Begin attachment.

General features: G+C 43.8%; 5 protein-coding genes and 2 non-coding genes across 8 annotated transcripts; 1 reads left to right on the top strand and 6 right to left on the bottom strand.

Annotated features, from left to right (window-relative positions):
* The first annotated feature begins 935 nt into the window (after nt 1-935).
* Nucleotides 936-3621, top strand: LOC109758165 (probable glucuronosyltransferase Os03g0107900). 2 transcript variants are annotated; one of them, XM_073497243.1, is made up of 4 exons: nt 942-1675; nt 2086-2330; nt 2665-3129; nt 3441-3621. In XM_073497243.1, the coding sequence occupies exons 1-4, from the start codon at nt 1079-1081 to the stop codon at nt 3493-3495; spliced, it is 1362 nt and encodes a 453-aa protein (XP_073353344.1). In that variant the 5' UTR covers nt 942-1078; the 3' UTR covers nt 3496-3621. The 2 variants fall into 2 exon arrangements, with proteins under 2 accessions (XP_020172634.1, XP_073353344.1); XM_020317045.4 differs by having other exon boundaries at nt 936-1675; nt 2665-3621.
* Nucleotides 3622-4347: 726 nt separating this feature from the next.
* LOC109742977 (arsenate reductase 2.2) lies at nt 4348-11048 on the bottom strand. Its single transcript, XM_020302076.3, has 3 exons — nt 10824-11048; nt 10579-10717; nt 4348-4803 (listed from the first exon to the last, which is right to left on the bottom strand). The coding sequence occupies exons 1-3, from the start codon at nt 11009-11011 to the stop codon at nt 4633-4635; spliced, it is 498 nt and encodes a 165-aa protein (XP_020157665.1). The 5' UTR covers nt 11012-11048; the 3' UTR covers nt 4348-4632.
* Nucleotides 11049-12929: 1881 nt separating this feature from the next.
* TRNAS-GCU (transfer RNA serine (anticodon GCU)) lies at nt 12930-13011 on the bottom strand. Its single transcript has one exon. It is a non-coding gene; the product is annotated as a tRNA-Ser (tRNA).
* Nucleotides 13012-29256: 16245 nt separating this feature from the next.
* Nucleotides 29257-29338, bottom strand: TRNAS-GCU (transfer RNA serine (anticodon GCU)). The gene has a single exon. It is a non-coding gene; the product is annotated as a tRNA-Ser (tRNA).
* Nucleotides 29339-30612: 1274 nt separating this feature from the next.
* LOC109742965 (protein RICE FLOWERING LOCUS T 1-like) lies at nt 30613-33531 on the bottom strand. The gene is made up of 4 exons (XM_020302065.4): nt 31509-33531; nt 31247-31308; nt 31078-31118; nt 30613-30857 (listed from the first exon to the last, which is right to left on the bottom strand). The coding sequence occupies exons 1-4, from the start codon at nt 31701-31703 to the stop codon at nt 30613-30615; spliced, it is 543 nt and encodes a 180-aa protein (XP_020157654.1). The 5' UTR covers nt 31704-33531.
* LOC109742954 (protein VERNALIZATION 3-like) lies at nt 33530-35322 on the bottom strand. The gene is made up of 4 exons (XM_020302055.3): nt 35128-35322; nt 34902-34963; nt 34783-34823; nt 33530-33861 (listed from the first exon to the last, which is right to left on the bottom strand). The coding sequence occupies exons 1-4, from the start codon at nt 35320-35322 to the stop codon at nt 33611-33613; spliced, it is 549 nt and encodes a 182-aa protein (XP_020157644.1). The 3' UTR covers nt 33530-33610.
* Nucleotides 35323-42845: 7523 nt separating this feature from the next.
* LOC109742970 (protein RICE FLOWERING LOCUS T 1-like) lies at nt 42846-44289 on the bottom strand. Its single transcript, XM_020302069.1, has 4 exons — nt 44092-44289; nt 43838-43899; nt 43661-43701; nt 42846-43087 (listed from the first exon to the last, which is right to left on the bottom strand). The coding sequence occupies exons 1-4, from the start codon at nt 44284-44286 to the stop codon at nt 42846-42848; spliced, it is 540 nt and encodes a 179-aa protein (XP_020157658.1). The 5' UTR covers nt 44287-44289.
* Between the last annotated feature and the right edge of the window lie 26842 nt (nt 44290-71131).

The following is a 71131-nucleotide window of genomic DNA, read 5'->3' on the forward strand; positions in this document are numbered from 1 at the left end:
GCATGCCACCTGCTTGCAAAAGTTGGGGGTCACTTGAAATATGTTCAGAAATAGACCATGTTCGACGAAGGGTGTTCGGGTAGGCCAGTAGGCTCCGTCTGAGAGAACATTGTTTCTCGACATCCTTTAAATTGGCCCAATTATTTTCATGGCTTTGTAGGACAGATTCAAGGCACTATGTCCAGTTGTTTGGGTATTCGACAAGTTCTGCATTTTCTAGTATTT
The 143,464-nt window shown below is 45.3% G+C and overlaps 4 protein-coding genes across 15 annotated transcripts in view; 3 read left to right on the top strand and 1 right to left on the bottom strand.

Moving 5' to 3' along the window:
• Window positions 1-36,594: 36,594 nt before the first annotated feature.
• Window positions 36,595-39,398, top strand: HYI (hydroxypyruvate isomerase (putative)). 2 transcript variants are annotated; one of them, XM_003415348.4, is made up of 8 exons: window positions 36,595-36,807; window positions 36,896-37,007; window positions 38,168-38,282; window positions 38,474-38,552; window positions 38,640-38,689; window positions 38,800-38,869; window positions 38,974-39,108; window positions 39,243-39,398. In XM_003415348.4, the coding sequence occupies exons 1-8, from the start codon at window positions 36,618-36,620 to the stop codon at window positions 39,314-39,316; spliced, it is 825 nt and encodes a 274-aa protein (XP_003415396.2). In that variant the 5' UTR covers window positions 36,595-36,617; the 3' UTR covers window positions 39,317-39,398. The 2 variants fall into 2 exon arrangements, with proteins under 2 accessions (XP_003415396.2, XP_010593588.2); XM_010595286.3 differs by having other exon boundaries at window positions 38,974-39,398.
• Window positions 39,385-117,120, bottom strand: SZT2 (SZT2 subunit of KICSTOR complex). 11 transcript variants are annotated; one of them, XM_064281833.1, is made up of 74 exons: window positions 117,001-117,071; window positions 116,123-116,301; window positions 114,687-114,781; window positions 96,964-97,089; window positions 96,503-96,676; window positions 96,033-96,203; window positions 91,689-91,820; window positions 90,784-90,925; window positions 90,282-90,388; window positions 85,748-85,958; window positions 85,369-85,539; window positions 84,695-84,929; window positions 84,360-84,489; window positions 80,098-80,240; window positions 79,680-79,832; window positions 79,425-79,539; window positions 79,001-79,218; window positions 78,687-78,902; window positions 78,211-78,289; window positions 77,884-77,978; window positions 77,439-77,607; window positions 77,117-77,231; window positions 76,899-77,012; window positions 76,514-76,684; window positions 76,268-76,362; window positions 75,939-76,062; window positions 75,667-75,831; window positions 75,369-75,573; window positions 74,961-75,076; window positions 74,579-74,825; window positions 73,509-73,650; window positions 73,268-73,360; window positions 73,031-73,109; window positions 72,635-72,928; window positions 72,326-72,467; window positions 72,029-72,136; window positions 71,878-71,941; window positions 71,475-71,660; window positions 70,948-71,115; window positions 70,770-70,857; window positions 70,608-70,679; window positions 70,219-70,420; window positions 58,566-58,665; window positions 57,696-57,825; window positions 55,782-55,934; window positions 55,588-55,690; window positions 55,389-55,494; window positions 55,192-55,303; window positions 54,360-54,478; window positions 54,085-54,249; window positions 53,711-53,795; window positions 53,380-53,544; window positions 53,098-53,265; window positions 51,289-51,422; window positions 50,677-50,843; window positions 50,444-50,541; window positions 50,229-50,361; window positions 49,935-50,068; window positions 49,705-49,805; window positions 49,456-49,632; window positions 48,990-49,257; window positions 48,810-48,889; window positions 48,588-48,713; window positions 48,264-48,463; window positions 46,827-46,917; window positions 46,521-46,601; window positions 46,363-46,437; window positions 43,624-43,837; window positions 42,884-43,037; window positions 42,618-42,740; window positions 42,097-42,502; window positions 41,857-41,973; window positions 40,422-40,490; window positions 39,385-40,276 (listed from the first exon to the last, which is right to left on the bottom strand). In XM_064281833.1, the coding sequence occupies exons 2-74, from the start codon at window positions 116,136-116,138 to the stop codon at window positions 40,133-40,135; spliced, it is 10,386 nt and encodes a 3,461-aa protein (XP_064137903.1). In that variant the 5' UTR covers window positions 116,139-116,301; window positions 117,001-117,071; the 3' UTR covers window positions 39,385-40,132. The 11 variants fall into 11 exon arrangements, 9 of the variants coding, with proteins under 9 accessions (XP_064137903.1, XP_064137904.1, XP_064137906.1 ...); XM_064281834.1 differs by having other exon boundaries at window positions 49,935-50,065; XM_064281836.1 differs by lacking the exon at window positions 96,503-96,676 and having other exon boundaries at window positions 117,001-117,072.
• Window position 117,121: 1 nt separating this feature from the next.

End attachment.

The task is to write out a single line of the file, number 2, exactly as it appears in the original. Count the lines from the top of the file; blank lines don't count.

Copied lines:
Annotated features, from left to right (window-relative positions):